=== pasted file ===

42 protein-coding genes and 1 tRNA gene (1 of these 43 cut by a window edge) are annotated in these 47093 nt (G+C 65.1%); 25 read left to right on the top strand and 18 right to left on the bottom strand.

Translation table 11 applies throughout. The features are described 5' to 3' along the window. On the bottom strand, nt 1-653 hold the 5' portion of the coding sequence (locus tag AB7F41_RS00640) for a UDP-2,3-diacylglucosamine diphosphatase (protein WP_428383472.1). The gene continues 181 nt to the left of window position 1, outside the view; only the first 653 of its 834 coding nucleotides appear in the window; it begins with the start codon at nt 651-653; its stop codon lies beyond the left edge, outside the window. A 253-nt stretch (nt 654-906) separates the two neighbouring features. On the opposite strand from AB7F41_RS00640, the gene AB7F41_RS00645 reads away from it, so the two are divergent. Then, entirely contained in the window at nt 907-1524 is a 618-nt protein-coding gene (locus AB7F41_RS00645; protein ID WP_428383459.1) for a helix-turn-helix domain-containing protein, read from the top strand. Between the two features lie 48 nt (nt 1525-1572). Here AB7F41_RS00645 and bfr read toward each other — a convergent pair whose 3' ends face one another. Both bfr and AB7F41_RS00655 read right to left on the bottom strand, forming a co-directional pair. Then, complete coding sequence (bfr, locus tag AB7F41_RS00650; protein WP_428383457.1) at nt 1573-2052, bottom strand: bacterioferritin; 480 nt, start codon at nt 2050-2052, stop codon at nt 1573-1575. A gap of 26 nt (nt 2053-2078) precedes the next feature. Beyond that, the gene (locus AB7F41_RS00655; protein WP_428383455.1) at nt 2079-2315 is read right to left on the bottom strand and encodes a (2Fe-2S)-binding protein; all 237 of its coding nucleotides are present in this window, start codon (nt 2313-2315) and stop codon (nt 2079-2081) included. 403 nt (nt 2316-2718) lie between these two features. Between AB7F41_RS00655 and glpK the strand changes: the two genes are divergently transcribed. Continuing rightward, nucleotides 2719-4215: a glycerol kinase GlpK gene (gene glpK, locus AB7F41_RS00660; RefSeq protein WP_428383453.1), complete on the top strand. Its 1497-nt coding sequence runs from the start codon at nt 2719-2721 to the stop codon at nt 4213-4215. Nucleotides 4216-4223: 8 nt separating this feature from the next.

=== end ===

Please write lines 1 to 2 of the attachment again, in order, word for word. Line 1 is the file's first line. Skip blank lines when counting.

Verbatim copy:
42 protein-coding genes and 1 tRNA gene (1 of these 43 cut by a window edge) are annotated in these 47093 nt (G+C 65.1%); 25 read left to right on the top strand and 18 right to left on the bottom strand.

Translation table 11 applies throughout. The features are described 5' to 3' along the window. On the bottom strand, nt 1-653 hold the 5' portion of the coding sequence (locus tag AB7F41_RS00640) for a UDP-2,3-diacylglucosamine diphosphatase (protein WP_428383472.1). The gene continues 181 nt to the left of window position 1, outside the view; only the first 653 of its 834 coding nucleotides appear in the window; it begins with the start codon at nt 651-653; its stop codon lies beyond the left edge, outside the window. A 253-nt stretch (nt 654-906) separates the two neighbouring features. On the opposite strand from AB7F41_RS00640, the gene AB7F41_RS00645 reads away from it, so the two are divergent. Then, entirely contained in the window at nt 907-1524 is a 618-nt protein-coding gene (locus AB7F41_RS00645; protein ID WP_428383459.1) for a helix-turn-helix domain-containing protein, read from the top strand. Between the two features lie 48 nt (nt 1525-1572). Here AB7F41_RS00645 and bfr read toward each other — a convergent pair whose 3' ends face one another. Both bfr and AB7F41_RS00655 read right to left on the bottom strand, forming a co-directional pair. Then, complete coding sequence (bfr, locus tag AB7F41_RS00650; protein WP_428383457.1) at nt 1573-2052, bottom strand: bacterioferritin; 480 nt, start codon at nt 2050-2052, stop codon at nt 1573-1575. A gap of 26 nt (nt 2053-2078) precedes the next feature. Beyond that, the gene (locus AB7F41_RS00655; protein WP_428383455.1) at nt 2079-2315 is read right to left on the bottom strand and encodes a (2Fe-2S)-binding protein; all 237 of its coding nucleotides are present in this window, start codon (nt 2313-2315) and stop codon (nt 2079-2081) included. 403 nt (nt 2316-2718) lie between these two features. Between AB7F41_RS00655 and glpK the strand changes: the two genes are divergently transcribed. Continuing rightward, nucleotides 2719-4215: a glycerol kinase GlpK gene (gene glpK, locus AB7F41_RS00660; RefSeq protein WP_428383453.1), complete on the top strand. Its 1497-nt coding sequence runs from the start codon at nt 2719-2721 to the stop codon at nt 4213-4215. Nucleotides 4216-4223: 8 nt separating this feature from the next.